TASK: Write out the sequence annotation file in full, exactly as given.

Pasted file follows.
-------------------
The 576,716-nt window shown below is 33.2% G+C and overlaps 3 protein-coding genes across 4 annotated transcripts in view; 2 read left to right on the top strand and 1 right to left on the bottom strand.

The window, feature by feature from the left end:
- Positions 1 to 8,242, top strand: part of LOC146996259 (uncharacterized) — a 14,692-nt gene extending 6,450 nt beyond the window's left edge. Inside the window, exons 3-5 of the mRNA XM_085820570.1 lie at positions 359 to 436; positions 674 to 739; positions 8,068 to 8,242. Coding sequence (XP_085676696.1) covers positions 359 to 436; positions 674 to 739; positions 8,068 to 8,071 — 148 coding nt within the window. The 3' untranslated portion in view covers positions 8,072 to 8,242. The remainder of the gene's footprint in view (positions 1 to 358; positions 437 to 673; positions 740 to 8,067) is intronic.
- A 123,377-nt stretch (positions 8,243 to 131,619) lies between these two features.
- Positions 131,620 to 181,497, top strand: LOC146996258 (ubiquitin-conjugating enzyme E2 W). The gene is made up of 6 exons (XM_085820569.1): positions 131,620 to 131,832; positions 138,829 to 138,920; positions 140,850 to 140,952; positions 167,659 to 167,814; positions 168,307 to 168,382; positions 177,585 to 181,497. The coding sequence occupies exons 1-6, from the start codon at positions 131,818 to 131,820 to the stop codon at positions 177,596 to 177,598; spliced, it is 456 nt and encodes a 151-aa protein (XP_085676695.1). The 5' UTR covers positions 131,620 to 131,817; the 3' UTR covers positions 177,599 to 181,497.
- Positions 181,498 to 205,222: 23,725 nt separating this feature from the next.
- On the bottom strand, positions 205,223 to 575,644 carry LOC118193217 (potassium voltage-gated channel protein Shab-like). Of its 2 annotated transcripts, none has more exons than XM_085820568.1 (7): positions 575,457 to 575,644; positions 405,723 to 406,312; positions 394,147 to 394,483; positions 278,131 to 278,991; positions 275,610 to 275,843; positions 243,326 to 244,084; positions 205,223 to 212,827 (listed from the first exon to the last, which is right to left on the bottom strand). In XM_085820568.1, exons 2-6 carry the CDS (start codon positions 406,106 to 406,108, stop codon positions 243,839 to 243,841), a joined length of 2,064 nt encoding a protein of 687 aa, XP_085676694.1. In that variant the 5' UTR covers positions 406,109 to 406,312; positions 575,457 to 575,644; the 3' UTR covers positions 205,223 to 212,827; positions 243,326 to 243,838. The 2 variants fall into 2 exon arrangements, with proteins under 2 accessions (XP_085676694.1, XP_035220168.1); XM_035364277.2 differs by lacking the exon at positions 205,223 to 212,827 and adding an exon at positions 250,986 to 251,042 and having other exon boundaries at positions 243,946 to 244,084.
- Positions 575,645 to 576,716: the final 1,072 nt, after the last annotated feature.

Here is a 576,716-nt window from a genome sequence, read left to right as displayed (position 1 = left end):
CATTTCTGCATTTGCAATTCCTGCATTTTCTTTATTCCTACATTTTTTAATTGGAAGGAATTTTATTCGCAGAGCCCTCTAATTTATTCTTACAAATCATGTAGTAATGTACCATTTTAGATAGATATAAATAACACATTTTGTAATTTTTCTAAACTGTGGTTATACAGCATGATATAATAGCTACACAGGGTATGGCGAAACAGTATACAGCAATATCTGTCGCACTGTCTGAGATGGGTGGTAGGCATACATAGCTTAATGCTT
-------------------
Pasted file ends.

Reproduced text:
The 576,716-nt window shown below is 33.2% G+C and overlaps 3 protein-coding genes across 4 annotated transcripts in view; 2 read left to right on the top strand and 1 right to left on the bottom strand.

The window, feature by feature from the left end:
- Positions 1 to 8,242, top strand: part of LOC146996259 (uncharacterized) — a 14,692-nt gene extending 6,450 nt beyond the window's left edge. Inside the window, exons 3-5 of the mRNA XM_085820570.1 lie at positions 359 to 436; positions 674 to 739; positions 8,068 to 8,242. Coding sequence (XP_085676696.1) covers positions 359 to 436; positions 674 to 739; positions 8,068 to 8,071 — 148 coding nt within the window. The 3' untranslated portion in view covers positions 8,072 to 8,242. The remainder of the gene's footprint in view (positions 1 to 358; positions 437 to 673; positions 740 to 8,067) is intronic.
- A 123,377-nt stretch (positions 8,243 to 131,619) lies between these two features.
- Positions 131,620 to 181,497, top strand: LOC146996258 (ubiquitin-conjugating enzyme E2 W). The gene is made up of 6 exons (XM_085820569.1): positions 131,620 to 131,832; positions 138,829 to 138,920; positions 140,850 to 140,952; positions 167,659 to 167,814; positions 168,307 to 168,382; positions 177,585 to 181,497. The coding sequence occupies exons 1-6, from the start codon at positions 131,818 to 131,820 to the stop codon at positions 177,596 to 177,598; spliced, it is 456 nt and encodes a 151-aa protein (XP_085676695.1). The 5' UTR covers positions 131,620 to 131,817; the 3' UTR covers positions 177,599 to 181,497.
- Positions 181,498 to 205,222: 23,725 nt separating this feature from the next.
- On the bottom strand, positions 205,223 to 575,644 carry LOC118193217 (potassium voltage-gated channel protein Shab-like). Of its 2 annotated transcripts, none has more exons than XM_085820568.1 (7): positions 575,457 to 575,644; positions 405,723 to 406,312; positions 394,147 to 394,483; positions 278,131 to 278,991; positions 275,610 to 275,843; positions 243,326 to 244,084; positions 205,223 to 212,827 (listed from the first exon to the last, which is right to left on the bottom strand). In XM_085820568.1, exons 2-6 carry the CDS (start codon positions 406,106 to 406,108, stop codon positions 243,839 to 243,841), a joined length of 2,064 nt encoding a protein of 687 aa, XP_085676694.1. In that variant the 5' UTR covers positions 406,109 to 406,312; positions 575,457 to 575,644; the 3' UTR covers positions 205,223 to 212,827; positions 243,326 to 243,838. The 2 variants fall into 2 exon arrangements, with proteins under 2 accessions (XP_085676694.1, XP_035220168.1); XM_035364277.2 differs by lacking the exon at positions 205,223 to 212,827 and adding an exon at positions 250,986 to 251,042 and having other exon boundaries at positions 243,946 to 244,084.
- Positions 575,645 to 576,716: the final 1,072 nt, after the last annotated feature.

Here is a 576,716-nt window from a genome sequence, read left to right as displayed (position 1 = left end):
CATTTCTGCATTTGCAATTCCTGCATTTTCTTTATTCCTACATTTTTTAATTGGAAGGAATTTTATTCGCAGAGCCCTCTAATTTATTCTTACAAATCATGTAGTAATGTACCATTTTAGATAGATATAAATAACACATTTTGTAATTTTTCTAAACTGTGGTTATACAGCATGATATAATAGCTACACAGGGTATGGCGAAACAGTATACAGCAATATCTGTCGCACTGTCTGAGATGGGTGGTAGGCATACATAGCTTAATGCTT